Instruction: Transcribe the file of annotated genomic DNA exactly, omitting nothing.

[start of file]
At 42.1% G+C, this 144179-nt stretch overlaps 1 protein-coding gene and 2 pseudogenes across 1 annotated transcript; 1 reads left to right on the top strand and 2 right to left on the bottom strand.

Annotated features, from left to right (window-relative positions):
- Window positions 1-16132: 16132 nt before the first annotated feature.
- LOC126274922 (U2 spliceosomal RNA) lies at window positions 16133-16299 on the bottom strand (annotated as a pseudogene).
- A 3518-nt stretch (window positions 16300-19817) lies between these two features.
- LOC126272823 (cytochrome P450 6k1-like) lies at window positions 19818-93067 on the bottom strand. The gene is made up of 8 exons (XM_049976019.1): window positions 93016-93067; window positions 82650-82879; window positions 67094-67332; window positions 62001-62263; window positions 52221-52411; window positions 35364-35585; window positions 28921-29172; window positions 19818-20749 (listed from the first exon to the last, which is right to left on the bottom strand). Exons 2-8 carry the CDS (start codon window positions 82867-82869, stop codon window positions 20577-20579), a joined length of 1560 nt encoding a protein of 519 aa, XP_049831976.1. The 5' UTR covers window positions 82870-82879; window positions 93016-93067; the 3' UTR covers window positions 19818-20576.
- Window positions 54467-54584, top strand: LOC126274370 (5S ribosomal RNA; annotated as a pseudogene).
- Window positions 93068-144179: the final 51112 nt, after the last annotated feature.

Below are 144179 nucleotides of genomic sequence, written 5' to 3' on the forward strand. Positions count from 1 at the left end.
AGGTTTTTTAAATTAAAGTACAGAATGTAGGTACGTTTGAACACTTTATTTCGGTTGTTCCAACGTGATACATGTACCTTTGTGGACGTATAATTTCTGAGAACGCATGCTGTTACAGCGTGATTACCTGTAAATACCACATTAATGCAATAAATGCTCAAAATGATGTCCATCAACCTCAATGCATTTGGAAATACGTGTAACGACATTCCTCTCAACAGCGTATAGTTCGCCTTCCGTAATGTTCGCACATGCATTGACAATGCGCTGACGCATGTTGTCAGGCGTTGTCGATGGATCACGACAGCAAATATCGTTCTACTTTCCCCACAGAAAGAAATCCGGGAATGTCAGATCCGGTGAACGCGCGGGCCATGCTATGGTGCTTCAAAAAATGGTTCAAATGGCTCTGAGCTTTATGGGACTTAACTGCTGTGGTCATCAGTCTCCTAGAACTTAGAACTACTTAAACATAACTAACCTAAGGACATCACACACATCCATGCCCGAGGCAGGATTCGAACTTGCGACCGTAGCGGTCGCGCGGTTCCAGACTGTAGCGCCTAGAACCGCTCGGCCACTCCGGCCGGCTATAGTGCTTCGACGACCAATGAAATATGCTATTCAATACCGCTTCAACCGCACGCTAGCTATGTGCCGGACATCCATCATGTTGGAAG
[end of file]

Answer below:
At 42.1% G+C, this 144179-nt stretch overlaps 1 protein-coding gene and 2 pseudogenes across 1 annotated transcript; 1 reads left to right on the top strand and 2 right to left on the bottom strand.

Annotated features, from left to right (window-relative positions):
- Window positions 1-16132: 16132 nt before the first annotated feature.
- LOC126274922 (U2 spliceosomal RNA) lies at window positions 16133-16299 on the bottom strand (annotated as a pseudogene).
- A 3518-nt stretch (window positions 16300-19817) lies between these two features.
- LOC126272823 (cytochrome P450 6k1-like) lies at window positions 19818-93067 on the bottom strand. The gene is made up of 8 exons (XM_049976019.1): window positions 93016-93067; window positions 82650-82879; window positions 67094-67332; window positions 62001-62263; window positions 52221-52411; window positions 35364-35585; window positions 28921-29172; window positions 19818-20749 (listed from the first exon to the last, which is right to left on the bottom strand). Exons 2-8 carry the CDS (start codon window positions 82867-82869, stop codon window positions 20577-20579), a joined length of 1560 nt encoding a protein of 519 aa, XP_049831976.1. The 5' UTR covers window positions 82870-82879; window positions 93016-93067; the 3' UTR covers window positions 19818-20576.
- Window positions 54467-54584, top strand: LOC126274370 (5S ribosomal RNA; annotated as a pseudogene).
- Window positions 93068-144179: the final 51112 nt, after the last annotated feature.

Below are 144179 nucleotides of genomic sequence, written 5' to 3' on the forward strand. Positions count from 1 at the left end.
AGGTTTTTTAAATTAAAGTACAGAATGTAGGTACGTTTGAACACTTTATTTCGGTTGTTCCAACGTGATACATGTACCTTTGTGGACGTATAATTTCTGAGAACGCATGCTGTTACAGCGTGATTACCTGTAAATACCACATTAATGCAATAAATGCTCAAAATGATGTCCATCAACCTCAATGCATTTGGAAATACGTGTAACGACATTCCTCTCAACAGCGTATAGTTCGCCTTCCGTAATGTTCGCACATGCATTGACAATGCGCTGACGCATGTTGTCAGGCGTTGTCGATGGATCACGACAGCAAATATCGTTCTACTTTCCCCACAGAAAGAAATCCGGGAATGTCAGATCCGGTGAACGCGCGGGCCATGCTATGGTGCTTCAAAAAATGGTTCAAATGGCTCTGAGCTTTATGGGACTTAACTGCTGTGGTCATCAGTCTCCTAGAACTTAGAACTACTTAAACATAACTAACCTAAGGACATCACACACATCCATGCCCGAGGCAGGATTCGAACTTGCGACCGTAGCGGTCGCGCGGTTCCAGACTGTAGCGCCTAGAACCGCTCGGCCACTCCGGCCGGCTATAGTGCTTCGACGACCAATGAAATATGCTATTCAATACCGCTTCAACCGCACGCTAGCTATGTGCCGGACATCCATCATGTTGGAAG